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The Bottom Shelf by Adam Jahnke

The Masturbating Bear Market:
Still More Cult TV on DVD


Adam Jahnke - Main Page

I've begun to think I should change the name of this column from The Bottom Shelf to something like The TV Tray. Seems like nary a month goes by without more television product popping up in the little "to-review" care packages Bits HQ sends from time to time. But to change the name of the column would be to admit defeat. Despite the large amount of TVD I've reviewed here, I am not the TV guy at The Bits. I'm still committed to the unsung, the obscure and the cultish. It's just that these days, you can't get much more obscure and cultish than some of the TV programming being released to disc.

So far in these virtual pages, we've covered TVD as a memorial to quality short-lived series (the "gone too soon" factor) and as digital scrapbook for hazy childhood memories (the "those were the days" factor). Now it looks as though it's time for the late night talk show (or chat show as our brothers and sisters across the pond chummily refer to them) to get into the act. Last time out, I made the comment that a lot of TV programs came stamped with a very early expiration date. They aren't meant to be watched time and again years after the fact. They're disposable placeholders designed to momentarily keep the viewer's attention between commercials for soap and beer. Well, it that's true for a lot of primetime and Saturday morning TV shows, it would seem to go double for the talk show. Unlike The Sopranos or (God help us) Friends, this is not must-see TV. These are shows for insomniacs and ardent fans of whatever guest happens to be on that night. It's something to have on while you're falling asleep, studying, paying bills, getting drunk, or pretending to enjoy sex with your husband. Releasing these shows on DVD makes about as much sense as releasing complete seasons of Good Morning America or The Simple Life (whoops... too late to dodge that bullet, I guess).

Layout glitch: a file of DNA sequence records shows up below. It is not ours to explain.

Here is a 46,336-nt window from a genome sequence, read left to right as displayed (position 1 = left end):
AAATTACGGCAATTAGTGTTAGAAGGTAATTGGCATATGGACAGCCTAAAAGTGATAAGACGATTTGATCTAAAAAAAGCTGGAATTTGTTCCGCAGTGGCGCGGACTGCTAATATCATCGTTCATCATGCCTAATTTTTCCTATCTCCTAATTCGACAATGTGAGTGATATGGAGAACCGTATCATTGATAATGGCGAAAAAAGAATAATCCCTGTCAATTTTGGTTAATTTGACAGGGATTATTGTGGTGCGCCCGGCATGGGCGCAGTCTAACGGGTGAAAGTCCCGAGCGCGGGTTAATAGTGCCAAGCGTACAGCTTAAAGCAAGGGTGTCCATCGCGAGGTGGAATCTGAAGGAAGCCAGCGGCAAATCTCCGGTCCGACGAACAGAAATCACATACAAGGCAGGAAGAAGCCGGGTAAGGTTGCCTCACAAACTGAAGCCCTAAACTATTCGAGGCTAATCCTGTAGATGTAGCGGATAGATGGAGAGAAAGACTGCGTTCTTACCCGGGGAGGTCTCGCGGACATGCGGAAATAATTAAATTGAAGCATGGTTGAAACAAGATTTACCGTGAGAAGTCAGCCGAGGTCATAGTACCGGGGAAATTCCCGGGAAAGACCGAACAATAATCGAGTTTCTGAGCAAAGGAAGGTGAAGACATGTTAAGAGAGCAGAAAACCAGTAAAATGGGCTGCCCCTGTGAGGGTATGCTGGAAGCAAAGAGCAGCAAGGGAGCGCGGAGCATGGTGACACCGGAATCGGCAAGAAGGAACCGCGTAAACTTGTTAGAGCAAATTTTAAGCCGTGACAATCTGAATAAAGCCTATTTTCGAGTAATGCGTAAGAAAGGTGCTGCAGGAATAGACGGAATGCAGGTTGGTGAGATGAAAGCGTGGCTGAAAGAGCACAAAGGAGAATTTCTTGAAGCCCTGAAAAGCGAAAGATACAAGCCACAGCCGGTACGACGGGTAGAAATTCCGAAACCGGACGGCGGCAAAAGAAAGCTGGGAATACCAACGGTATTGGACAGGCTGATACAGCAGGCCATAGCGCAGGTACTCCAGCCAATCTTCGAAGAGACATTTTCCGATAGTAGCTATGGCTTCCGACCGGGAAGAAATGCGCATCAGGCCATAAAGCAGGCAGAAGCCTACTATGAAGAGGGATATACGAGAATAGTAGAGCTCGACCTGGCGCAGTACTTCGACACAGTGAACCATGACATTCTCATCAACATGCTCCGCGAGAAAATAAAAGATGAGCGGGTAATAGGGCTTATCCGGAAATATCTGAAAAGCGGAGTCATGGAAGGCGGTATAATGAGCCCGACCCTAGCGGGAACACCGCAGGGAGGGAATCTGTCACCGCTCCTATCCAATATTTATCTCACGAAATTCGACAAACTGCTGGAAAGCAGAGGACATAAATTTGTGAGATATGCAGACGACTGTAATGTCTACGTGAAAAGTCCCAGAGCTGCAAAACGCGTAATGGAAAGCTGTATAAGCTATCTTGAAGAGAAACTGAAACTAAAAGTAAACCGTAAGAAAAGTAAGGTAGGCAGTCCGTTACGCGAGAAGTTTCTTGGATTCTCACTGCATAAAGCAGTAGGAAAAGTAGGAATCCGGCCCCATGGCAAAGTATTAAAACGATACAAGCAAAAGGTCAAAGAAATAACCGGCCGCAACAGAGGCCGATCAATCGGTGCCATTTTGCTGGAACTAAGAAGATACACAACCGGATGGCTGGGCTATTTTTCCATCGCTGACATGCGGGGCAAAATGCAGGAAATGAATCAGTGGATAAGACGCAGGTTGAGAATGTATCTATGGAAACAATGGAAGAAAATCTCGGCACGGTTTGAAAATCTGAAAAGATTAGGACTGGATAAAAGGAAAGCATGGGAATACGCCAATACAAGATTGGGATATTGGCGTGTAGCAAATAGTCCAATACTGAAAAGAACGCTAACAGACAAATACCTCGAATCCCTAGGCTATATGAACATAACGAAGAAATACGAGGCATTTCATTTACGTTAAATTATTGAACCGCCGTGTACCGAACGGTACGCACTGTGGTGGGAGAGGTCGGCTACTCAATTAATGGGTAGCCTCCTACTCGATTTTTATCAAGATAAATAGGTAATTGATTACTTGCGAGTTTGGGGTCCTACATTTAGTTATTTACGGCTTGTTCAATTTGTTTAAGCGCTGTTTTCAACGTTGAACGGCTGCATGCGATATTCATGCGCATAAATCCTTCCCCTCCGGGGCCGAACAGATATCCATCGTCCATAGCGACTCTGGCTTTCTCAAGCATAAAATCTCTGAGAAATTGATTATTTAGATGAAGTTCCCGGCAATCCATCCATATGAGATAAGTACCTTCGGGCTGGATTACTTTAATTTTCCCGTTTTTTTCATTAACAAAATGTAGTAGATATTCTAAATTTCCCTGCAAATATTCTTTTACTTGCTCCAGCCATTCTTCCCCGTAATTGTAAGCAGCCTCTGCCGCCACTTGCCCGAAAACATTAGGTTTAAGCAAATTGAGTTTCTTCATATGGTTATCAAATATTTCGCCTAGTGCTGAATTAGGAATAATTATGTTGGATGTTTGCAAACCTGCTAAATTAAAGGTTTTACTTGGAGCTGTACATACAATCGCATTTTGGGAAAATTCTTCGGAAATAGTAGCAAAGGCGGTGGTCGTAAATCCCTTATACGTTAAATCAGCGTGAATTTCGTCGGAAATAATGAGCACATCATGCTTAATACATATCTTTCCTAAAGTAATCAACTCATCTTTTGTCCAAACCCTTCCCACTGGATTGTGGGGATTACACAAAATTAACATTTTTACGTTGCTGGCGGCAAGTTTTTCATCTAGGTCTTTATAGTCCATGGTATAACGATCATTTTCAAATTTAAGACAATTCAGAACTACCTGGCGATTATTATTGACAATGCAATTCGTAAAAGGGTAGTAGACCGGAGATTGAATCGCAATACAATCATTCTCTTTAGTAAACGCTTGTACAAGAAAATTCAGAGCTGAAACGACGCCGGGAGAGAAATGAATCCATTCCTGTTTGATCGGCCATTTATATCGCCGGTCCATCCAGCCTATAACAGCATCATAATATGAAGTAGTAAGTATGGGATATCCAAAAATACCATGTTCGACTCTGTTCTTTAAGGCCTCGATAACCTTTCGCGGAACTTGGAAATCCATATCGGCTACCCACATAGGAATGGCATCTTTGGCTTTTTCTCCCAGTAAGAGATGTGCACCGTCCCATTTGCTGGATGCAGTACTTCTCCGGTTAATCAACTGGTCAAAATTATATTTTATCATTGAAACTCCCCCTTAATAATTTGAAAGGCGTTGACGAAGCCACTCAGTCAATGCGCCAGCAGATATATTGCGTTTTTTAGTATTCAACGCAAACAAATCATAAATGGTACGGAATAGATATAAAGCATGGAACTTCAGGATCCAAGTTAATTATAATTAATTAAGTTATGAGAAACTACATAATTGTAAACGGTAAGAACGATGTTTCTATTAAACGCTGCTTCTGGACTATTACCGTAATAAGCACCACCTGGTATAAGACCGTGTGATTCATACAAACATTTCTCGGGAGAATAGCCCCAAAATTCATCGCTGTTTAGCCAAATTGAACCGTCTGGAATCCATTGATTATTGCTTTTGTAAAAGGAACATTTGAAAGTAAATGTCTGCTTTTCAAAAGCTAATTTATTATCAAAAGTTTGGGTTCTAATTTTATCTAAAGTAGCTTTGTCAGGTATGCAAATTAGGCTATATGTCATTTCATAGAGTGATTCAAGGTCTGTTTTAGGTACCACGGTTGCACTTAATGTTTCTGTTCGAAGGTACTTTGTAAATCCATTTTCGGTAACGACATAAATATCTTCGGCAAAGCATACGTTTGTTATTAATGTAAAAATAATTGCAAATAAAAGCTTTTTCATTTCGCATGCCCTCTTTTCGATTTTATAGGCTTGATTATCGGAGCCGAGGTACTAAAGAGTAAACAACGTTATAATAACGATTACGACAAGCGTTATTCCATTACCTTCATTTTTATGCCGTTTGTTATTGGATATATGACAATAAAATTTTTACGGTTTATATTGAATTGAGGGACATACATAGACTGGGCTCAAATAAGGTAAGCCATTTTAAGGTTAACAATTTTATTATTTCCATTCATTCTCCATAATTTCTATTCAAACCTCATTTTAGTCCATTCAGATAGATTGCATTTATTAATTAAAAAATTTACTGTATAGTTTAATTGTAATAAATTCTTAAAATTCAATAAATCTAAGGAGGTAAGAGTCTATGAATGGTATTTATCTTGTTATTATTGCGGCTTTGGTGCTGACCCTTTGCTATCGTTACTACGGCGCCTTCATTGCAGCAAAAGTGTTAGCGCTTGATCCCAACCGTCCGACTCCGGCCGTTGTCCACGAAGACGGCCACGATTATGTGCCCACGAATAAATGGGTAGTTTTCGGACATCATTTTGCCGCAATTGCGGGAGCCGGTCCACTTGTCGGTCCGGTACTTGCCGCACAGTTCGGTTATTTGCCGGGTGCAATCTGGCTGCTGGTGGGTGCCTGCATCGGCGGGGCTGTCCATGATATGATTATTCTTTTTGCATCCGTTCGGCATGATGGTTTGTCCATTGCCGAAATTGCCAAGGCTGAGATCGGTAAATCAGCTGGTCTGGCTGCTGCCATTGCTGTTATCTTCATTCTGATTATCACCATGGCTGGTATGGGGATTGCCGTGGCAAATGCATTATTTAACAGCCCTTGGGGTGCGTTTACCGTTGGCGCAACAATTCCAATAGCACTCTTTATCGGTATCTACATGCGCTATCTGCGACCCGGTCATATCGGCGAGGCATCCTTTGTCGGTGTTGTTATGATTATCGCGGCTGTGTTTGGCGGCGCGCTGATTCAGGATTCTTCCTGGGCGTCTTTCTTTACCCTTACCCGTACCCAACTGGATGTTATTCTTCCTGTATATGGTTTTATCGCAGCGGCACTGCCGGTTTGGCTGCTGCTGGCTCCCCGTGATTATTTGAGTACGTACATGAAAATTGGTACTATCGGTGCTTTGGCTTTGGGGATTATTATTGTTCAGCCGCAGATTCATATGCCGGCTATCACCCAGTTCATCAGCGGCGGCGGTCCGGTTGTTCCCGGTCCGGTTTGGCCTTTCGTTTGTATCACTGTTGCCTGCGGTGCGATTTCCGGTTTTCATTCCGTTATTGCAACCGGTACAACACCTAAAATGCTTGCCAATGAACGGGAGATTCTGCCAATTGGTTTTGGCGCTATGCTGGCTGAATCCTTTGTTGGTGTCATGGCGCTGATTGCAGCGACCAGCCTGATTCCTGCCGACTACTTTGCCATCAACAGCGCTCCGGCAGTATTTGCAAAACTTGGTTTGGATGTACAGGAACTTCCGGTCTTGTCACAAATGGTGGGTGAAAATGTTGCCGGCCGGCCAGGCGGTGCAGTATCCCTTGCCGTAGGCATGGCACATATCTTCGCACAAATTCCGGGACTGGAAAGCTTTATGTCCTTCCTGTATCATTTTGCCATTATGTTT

That's how it's supposed to be. But the reality is that the best of these shows, the ones that survive for more than a few weeks, often boast some of the smartest, sharpest comedy writing on television. David Letterman's Late Show, Conan O'Brien's Late Night and Jon Stewart's Daily Show are all shining beacons of wit in the often arid wasteland of television comedy (hey, I just realized I didn't mention Jay Leno's Tonight Show up there. Why is that again? Oh yeah, it sucks. That's right.).

Of course, it is neither practical nor necessarily desirable for studios to release sets of complete broadcasts of these programs. The sheer volume alone would necessitate boxed sets of a dozen discs or more with a whole lot more chaff than wheat. These guys do their best to do a quality show night after night but not every second on any of these programs is a keeper. Following in a similar format to the currently available discs devoted to Johnny Carson's stint on The Tonight Show, Lions Gate has found a fairly decent way to present the finest moments from Late Night with Conan O'Brien on two new DVDs.

First off, you should know that I was not an early supporter of Mr. O'Brien. I am a lifelong David Letterman fan; having followed him from his daytime series on NBC waaaay back when. When Letterman defected to CBS, I felt that NBC should retire Late Night. If they wanted a new series to follow Leno, that was fine but it should be called something else. Late Night was Letterman as far as I was concerned and I sat back and waited for this Conan guy, whoever the hell he was, to fall flat on his face. And at first, it didn't seem like I'd have long to wait.